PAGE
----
November 3 2010
Carrie L. Lukas
The American mid-term elections have handed the Democrats a massive slap in the face, and have reinvigorated the conservative movement. The grassroots Tea Party movement has triumphed in spectacular fashion, and President Obama and his party has been handed a humiliating drubbing.
With 37 of the 50 governorships up for grabs, all the House of Representative seats (435 in total), 37 of the 100 Senate seats, and a number of initiatives to be decided, the results so far have been quite pleasing for the conservatives. While it is still too early to call the entire outcome, it appears that certainly the House is now back in Republican control.
It looks like some 60 seats will be picked up by the Republicans there, which is a very handy tsunami indeed. This means, among other things, that arch secular leftist Nancy Pelosi will be booted out of the speaker's seat. That alone should bring great joy to the hearts of so many conservatives.
Thus the free ride which Obama has enjoyed for his first two years in office has now come to a decisive end. He will now have to learn about real bipartisan politics, and much of his agenda will now be curtailed or greatly challenged. It will be a much different political landscape from now on.
And this election also means that grassroots concservatism, as in the Tea Party movement, is the wave of the future, while establishment Republicans, or RINOs (Republican in name only) are a vanishing breed. Conservatives are tired about the way so many Republican leaders have lost touch with mainstream Republican voters.
Thus it is not just the Democratic Party which is facing major change here, but the Republican Party as well. The groundswell of conservative sentiment is sweeping the country, and those out of touch with this can expect to see voter backlash big time.
Writing just before the elections, Thomas Sowell explained what was at stake: "Most elections are about particular policies, particular scandals or particular personalities. But these issues don't mean as much this year - not because they are not important, but because this election is a crossroads election, one that can decide what path this country will take for many years to come. Runaway ‘stimulus' spending, high unemployment and ObamaCare are all legitimate and important issues. It is just that freedom and survival are more important....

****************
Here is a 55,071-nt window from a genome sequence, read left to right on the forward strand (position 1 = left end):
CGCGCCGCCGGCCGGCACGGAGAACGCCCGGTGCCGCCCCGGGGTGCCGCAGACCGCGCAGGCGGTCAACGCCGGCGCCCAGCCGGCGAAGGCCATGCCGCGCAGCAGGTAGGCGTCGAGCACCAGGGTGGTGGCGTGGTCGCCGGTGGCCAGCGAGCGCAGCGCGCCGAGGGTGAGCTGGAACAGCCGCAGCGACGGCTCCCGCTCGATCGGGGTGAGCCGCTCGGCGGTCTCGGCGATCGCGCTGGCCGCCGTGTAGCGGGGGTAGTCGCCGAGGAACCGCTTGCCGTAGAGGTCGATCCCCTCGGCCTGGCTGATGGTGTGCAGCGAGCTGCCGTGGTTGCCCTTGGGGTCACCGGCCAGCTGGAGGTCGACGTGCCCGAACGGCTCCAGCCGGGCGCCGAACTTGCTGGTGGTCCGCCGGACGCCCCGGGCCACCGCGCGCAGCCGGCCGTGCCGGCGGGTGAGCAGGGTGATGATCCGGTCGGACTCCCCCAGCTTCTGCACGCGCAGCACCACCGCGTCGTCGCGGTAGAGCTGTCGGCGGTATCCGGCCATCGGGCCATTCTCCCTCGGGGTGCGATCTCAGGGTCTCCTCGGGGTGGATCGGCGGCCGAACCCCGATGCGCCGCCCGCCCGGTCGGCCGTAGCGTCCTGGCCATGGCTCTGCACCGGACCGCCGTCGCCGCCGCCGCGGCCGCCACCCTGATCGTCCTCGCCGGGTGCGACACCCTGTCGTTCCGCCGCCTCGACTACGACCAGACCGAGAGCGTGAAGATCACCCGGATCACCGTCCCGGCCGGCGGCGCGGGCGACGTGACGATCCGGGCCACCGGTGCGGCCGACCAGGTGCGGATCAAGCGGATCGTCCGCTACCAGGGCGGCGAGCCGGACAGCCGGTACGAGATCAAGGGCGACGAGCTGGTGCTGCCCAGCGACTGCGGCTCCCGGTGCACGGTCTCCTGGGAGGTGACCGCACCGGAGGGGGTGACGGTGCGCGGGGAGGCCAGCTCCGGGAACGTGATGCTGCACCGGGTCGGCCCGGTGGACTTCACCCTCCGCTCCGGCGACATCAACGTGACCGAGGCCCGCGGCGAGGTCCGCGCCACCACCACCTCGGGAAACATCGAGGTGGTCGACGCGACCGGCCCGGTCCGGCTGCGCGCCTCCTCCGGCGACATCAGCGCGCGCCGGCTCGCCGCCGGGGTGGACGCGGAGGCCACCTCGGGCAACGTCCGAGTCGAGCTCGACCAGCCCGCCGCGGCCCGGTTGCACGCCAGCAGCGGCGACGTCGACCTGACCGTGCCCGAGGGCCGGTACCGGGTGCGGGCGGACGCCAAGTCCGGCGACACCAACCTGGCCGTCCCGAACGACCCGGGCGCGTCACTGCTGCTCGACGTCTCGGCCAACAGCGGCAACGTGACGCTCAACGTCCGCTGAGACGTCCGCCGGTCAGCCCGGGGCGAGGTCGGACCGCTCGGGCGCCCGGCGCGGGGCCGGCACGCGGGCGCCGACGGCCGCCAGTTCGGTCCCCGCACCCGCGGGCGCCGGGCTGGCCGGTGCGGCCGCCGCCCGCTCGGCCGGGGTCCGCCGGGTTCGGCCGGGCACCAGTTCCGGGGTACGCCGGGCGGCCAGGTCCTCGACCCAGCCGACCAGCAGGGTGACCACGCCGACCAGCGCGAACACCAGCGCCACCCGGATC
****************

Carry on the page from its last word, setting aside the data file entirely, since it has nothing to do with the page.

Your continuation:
"The headstrong, know-it-all willfulness of this administration, which threatens our freedom at home, also threatens our survival in the international jungle, because Obama seems determined to do nothing that will stop Iran from going nuclear.
"The Obama administration goes through all sorts of charades at the U.N. and signs international agreements on sanctions that have been watered down to the point where they are not about to bring Iran's nuclear weapons program to a halt. The purpose is not to stop Iran but to stop the American people from realizing what Obama is doing or not doing.
"We have a strange man in the White House. This election is a crossroads, because either his power will be curbed by depriving him of his huge Congressional majorities or he will continue on a road that jeopardizes both our freedom and our survival."
Carrie Lukas also wrote just before the Tuesday elections what this was all about: "The 2008 election was a cult of personality. Voters were swept up in electing someone they saw as a superhero, an icon. This election is all about ideas. Rather, this election is about one central idea: That America is teetering on the edge of transforming into a country fundamentally different from the one today's voters were born into. That this last Congress boldly strode toward changing the relationship between citizen and state, leaving the American people more dependent on government and advancing government's control over the economy. That the country must be pulled back from the precipice.
"Newly politically-active Americans have taken to demonstrating because they see such urgency in the current situation. If this Administration is allowed to continue its march toward bigger, more intrusive government - in fact, if America isn't quickly dragged several steps back away from bigger government - then we will be consigned to a permanently less free, less prosperous, less innovative country.
"Our taxes will be higher. Our national debt will continue to balloon. The private sector will be chipped away and replaced with larger bureaucracies and government-provided services. Americans don't want this. Many support the concept of a government safety net for those truly in need, but recognize that our government has long since abandoned that mission, instead seeking to foster a dependent middle class. And Americans know that such dependency comes with a high price, as innovation, individual initiative and personal control melt under government's warm embrace.
"Americans don't want a government that treats them like children. They don't want cradle-to-grave care from Washington bureaucrats. They want a government that does its job - and only its actual job as articulated by the Constitution - well. They want independence."
In the hours and days to come the exact numbers will become available. But at this early stage it looks like Obama and his Democrats are in big trouble. That is good news for so many long-suffering Americans. And it is good news the world over. Conservatism is not dead yet.